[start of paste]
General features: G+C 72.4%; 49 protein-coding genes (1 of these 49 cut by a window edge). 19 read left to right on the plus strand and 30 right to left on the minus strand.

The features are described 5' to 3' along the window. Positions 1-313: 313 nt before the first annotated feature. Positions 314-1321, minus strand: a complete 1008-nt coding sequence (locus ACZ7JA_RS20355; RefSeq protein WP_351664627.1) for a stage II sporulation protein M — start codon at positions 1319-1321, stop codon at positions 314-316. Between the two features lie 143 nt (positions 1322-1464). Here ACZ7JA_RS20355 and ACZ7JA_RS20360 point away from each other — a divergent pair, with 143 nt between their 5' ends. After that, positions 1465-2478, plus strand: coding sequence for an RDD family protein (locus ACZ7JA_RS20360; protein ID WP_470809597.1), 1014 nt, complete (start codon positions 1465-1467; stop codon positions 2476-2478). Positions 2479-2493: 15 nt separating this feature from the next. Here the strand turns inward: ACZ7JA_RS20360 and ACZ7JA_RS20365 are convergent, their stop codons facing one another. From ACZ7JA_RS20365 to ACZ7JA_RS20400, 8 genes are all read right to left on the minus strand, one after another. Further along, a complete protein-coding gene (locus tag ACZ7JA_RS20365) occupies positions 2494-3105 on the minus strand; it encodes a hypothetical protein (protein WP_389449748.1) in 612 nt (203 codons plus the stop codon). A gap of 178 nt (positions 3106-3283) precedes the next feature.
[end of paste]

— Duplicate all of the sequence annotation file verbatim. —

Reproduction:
General features: G+C 72.4%; 49 protein-coding genes (1 of these 49 cut by a window edge). 19 read left to right on the plus strand and 30 right to left on the minus strand.

The features are described 5' to 3' along the window. Positions 1-313: 313 nt before the first annotated feature. Positions 314-1321, minus strand: a complete 1008-nt coding sequence (locus ACZ7JA_RS20355; RefSeq protein WP_351664627.1) for a stage II sporulation protein M — start codon at positions 1319-1321, stop codon at positions 314-316. Between the two features lie 143 nt (positions 1322-1464). Here ACZ7JA_RS20355 and ACZ7JA_RS20360 point away from each other — a divergent pair, with 143 nt between their 5' ends. After that, positions 1465-2478, plus strand: coding sequence for an RDD family protein (locus ACZ7JA_RS20360; protein ID WP_470809597.1), 1014 nt, complete (start codon positions 1465-1467; stop codon positions 2476-2478). Positions 2479-2493: 15 nt separating this feature from the next. Here the strand turns inward: ACZ7JA_RS20360 and ACZ7JA_RS20365 are convergent, their stop codons facing one another. From ACZ7JA_RS20365 to ACZ7JA_RS20400, 8 genes are all read right to left on the minus strand, one after another. Further along, a complete protein-coding gene (locus tag ACZ7JA_RS20365) occupies positions 2494-3105 on the minus strand; it encodes a hypothetical protein (protein WP_389449748.1) in 612 nt (203 codons plus the stop codon). A gap of 178 nt (positions 3106-3283) precedes the next feature.